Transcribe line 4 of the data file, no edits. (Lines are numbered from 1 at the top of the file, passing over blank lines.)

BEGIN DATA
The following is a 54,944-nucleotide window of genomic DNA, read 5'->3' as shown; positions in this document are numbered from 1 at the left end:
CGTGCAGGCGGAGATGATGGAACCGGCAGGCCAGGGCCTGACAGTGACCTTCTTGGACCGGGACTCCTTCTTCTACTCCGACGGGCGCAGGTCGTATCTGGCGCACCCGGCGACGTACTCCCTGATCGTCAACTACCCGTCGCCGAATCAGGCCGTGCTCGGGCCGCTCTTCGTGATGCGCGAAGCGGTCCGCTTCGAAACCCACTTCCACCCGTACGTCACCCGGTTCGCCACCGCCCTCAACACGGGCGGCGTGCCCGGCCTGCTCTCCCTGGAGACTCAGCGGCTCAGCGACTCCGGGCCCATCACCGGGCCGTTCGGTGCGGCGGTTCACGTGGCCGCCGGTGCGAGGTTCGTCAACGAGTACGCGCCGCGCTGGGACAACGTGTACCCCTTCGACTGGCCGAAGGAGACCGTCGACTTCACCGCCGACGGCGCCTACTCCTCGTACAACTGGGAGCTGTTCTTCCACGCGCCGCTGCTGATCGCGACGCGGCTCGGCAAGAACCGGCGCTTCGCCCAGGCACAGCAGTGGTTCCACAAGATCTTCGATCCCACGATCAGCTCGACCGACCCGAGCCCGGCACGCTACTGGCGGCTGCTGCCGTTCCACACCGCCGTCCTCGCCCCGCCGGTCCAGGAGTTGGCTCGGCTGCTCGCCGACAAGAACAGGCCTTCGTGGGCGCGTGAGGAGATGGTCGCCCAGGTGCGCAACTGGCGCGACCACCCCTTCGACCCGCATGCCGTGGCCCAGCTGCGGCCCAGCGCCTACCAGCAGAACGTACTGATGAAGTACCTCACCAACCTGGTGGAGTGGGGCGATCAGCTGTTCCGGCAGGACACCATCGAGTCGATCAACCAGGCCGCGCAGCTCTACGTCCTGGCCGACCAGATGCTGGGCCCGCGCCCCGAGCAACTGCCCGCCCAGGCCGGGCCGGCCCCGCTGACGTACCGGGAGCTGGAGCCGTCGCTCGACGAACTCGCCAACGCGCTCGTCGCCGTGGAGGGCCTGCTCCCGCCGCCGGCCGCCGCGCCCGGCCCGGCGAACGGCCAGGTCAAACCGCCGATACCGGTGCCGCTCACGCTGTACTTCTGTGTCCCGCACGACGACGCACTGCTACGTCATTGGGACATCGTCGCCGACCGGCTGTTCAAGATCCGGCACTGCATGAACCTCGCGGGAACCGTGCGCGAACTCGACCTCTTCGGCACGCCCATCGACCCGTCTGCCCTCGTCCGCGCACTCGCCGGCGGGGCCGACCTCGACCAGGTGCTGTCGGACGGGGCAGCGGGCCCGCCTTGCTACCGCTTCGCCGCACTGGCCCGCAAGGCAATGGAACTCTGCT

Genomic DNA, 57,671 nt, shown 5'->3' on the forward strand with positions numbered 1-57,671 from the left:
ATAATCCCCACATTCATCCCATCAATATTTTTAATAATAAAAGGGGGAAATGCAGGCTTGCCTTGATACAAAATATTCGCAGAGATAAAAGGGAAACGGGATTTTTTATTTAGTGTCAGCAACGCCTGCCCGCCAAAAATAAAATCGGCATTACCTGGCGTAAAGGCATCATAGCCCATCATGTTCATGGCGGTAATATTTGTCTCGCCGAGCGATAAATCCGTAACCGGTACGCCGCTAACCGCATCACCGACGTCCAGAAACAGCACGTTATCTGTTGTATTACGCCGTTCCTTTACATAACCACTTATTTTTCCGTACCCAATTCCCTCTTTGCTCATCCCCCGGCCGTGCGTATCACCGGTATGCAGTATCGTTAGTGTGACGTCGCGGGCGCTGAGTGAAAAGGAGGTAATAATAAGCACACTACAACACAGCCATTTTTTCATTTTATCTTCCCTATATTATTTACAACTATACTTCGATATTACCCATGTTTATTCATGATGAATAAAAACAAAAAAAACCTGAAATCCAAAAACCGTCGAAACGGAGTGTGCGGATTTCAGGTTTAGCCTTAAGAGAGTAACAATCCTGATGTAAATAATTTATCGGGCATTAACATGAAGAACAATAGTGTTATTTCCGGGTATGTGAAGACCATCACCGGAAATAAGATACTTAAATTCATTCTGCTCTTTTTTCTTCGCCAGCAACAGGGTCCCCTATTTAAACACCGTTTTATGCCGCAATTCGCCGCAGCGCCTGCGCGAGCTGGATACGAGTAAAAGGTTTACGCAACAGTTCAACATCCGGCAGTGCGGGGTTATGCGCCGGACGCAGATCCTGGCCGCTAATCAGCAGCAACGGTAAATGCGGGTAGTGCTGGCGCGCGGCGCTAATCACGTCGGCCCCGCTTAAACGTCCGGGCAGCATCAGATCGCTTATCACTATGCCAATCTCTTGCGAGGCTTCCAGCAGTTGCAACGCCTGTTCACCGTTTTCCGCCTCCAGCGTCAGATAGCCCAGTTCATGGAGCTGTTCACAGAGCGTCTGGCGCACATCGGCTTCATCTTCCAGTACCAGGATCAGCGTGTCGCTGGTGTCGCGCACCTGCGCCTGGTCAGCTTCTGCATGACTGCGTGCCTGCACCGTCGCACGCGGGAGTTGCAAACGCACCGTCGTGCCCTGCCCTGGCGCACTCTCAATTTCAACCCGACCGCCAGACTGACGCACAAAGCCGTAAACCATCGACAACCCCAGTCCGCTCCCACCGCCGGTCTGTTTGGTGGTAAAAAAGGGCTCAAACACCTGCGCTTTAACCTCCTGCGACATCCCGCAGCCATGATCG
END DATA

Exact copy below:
ATAATCCCCACATTCATCCCATCAATATTTTTAATAATAAAAGGGGGAAATGCAGGCTTGCCTTGATACAAAATATTCGCAGAGATAAAAGGGAAACGGGATTTTTTATTTAGTGTCAGCAACGCCTGCCCGCCAAAAATAAAATCGGCATTACCTGGCGTAAAGGCATCATAGCCCATCATGTTCATGGCGGTAATATTTGTCTCGCCGAGCGATAAATCCGTAACCGGTACGCCGCTAACCGCATCACCGACGTCCAGAAACAGCACGTTATCTGTTGTATTACGCCGTTCCTTTACATAACCACTTATTTTTCCGTACCCAATTCCCTCTTTGCTCATCCCCCGGCCGTGCGTATCACCGGTATGCAGTATCGTTAGTGTGACGTCGCGGGCGCTGAGTGAAAAGGAGGTAATAATAAGCACACTACAACACAGCCATTTTTTCATTTTATCTTCCCTATATTATTTACAACTATACTTCGATATTACCCATGTTTATTCATGATGAATAAAAACAAAAAAAACCTGAAATCCAAAAACCGTCGAAACGGAGTGTGCGGATTTCAGGTTTAGCCTTAAGAGAGTAACAATCCTGATGTAAATAATTTATCGGGCATTAACATGAAGAACAATAGTGTTATTTCCGGGTATGTGAAGACCATCACCGGAAATAAGATACTTAAATTCATTCTGCTCTTTTTTCTTCGCCAGCAACAGGGTCCCCTATTTAAACACCGTTTTATGCCGCAATTCGCCGCAGCGCCTGCGCGAGCTGGATACGAGTAAAAGGTTTACGCAACAGTTCAACATCCGGCAGTGCGGGGTTATGCGCCGGACGCAGATCCTGGCCGCTAATCAGCAGCAACGGTAAATGCGGGTAGTGCTGGCGCGCGGCGCTAATCACGTCGGCCCCGCTTAAACGTCCGGGCAGCATCAGATCGCTTATCACTATGCCAATCTCTTGCGAGGCTTCCAGCAGTTGCAACGCCTGTTCACCGTTTTCCGCCTCCAGCGTCAGATAGCCCAGTTCATGGAGCTGTTCACAGAGCGTCTGGCGCACATCGGCTTCATCTTCCAGTACCAGGATCAGCGTGTCGCTGGTGTCGCGCACCTGCGCCTGGTCAGCTTCTGCATGACTGCGTGCCTGCACCGTCGCACGCGGGAGTTGCAAACGCACCGTCGTGCCCTGCCCTGGCGCACTCTCAATTTCAACCCGACCGCCAGACTGACGCACAAAGCCGTAAACCATCGACAACCCCAGTCCGCTCCCACCGCCGGTCTGTTTGGTGGTAAAAAAGGGCTCAAACACCTGCGCTTTAACCTCCTGCGACATCCCGCAGCCATGATCG